One way to navigate sibling arguing



Spring Break was dreamy. For two reasons.

Reason 1: We were in South Carolina. If you’ve never been to Palmetto Bluff, S.C. I highly recommend it. It is, I am convinced, heaven on earth.

Reason 2: We are in this very sweet spot where I wish I could just freeze my 10, 8, and 5 year old boys. I love this stage. I love everything about it.

Well, almost everything. Because as sweet as this stage is, our boys are fighting much more than usual.

Which is why Spring Break was also hard.

Because life can still be hard, even in beautiful places, right?   And parenting can still be hard, even in beautiful stages, right? And acknowledging that it’s hard doesn’t negate the fact that it’s also so beautiful.

So Spring break was both dreamy and hard.


Well, about halfway through our vacation, on a morning when Mike let me sleep in, I came down the stairs to find Mike and our boys huddled around the dining room table. I didn’t want to interrupt so I made my way to the kitchen to make a cup of coffee and overheard …….

“Ok Brennan, how would you like to pray for Cal today?” and then “OK Cal how would you like to pray for Owen today?” Mike continued to ask each of the boys how they’d like to pray for one another that day until each of them had specific ways they could pray FOR each other.

I stood in awe, just blown away by what an extraordinary father God has given our boys.

(In an effort to keep it real, let me assure you that round one of this exercise presented an opportunity for our boys to point out each other’s weaknesses. Prayers sounded a lot like, “I would like to pray that my brother can be more self-controlled.” Yes, that was their starting place.)

It's not that I was surprised to find Mike praying with our boys because we are a praying family. (We are also a “prone-to-get-it-wrong-all-the-day-long” kind of family, which is probably why we pray so much. We know how much we need Jesus :) )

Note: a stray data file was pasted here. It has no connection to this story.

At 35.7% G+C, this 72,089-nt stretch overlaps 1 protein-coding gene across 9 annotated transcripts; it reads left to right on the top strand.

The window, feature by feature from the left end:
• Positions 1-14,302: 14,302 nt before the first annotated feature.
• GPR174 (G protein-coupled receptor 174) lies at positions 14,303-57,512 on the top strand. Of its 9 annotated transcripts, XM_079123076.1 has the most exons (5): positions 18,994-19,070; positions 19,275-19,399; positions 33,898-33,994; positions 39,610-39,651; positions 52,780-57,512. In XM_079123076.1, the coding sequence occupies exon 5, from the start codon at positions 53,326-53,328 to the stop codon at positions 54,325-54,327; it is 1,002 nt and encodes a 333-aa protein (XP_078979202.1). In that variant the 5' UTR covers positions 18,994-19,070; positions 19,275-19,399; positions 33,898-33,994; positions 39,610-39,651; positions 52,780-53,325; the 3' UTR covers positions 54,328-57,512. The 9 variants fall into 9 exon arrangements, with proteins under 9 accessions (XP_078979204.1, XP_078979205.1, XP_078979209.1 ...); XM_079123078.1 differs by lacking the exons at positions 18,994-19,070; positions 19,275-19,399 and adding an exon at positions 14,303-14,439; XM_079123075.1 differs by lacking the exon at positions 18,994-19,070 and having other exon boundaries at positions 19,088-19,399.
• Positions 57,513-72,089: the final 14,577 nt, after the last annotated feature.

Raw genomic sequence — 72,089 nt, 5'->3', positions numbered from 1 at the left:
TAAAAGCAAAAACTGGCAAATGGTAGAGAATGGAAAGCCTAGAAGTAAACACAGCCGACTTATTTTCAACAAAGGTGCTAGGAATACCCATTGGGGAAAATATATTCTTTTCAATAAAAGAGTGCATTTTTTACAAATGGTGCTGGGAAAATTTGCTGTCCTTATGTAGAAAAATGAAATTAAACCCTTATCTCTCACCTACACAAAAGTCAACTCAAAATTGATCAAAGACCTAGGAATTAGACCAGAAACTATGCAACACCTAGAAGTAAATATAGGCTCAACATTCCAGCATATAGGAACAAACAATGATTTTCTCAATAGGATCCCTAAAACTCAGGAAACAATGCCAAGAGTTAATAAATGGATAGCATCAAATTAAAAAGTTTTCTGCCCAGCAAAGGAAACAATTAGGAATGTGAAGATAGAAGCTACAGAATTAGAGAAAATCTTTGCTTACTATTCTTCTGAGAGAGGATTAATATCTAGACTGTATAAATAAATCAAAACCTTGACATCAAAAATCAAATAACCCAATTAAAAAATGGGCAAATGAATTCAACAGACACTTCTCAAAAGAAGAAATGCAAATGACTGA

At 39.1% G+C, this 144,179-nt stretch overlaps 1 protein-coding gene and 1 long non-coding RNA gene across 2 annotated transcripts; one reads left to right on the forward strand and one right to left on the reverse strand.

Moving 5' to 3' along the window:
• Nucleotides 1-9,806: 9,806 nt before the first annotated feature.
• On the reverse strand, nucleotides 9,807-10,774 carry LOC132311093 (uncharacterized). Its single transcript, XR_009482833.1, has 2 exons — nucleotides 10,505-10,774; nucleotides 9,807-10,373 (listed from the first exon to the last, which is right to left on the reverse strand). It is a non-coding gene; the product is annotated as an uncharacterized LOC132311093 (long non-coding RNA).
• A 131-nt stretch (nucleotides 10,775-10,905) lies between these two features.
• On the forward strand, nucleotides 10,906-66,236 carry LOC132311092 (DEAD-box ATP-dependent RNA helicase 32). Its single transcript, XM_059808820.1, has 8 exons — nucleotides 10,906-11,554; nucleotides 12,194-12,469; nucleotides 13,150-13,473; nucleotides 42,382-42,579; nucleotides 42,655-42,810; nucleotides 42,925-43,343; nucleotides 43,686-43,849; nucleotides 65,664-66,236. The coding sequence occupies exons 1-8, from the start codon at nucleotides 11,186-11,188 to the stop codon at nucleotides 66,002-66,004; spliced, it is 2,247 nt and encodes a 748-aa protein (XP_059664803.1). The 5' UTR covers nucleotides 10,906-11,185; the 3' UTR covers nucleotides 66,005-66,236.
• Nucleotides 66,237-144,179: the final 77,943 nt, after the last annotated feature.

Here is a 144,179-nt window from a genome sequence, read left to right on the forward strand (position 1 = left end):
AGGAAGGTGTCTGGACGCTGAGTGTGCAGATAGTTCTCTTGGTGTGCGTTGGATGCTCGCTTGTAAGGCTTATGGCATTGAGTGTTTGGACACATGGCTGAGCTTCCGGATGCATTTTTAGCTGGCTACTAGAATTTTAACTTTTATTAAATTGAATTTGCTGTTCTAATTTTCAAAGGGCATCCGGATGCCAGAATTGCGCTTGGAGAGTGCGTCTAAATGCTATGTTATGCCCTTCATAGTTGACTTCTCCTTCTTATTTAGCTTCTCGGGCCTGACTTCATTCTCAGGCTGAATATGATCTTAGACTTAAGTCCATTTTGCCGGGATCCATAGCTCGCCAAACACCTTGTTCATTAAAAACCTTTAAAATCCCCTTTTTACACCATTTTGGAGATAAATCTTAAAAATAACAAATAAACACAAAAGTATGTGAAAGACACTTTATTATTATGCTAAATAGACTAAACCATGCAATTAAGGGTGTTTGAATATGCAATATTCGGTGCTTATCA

But here’s the thing. Though we pray with each other a lot, what I haven't done is have the boys pray for each other. How simple. How profound.

When Mike was finished having the boys pray for each other, we headed out the door and jumped on our bikes for another day of fun and adventure in Palmetto Bluff. And do you know what happened throughout the day?

It was all-glorious. There was no fighting and no unkind words. Just love and hugs.


Amidst all the crazy fun and belly laughter, they still fought and they still lacked self-control and they still had to seek forgiveness from one another.

Not because our prayers fell on deaf ears. And not because God isn’t working in each of our boy’s hearts. But because we aren’t always going to see immediate results.

Well, let me say that differently, we can maybe see immediate results when we are relying on rewards and consequences to change their outward behavior.

But if our purpose is to reach their hearts with the transforming power of God’s grace rather than to control their outward behavior with rewards & consequences, it's going to require patience and trust. 

I’ll be the first to admit- I like immediate results. It makes my life easier. I wanted to see some grand difference in their behavior that day.

But what I like more than immediate results is knowing that God is taking the grace we are giving and the grace we are showing and doing something so much more than we can imagine.  And I like knowing that they are learning to navigate their sibling struggles with Jesus in prayer.

So, on that day, Mike taught our boys to love each other deeply by praying for each other daily.

And on that day, instead of getting immediate results, God reminded me to rely on His grace, not our parenting, to shape their hearts.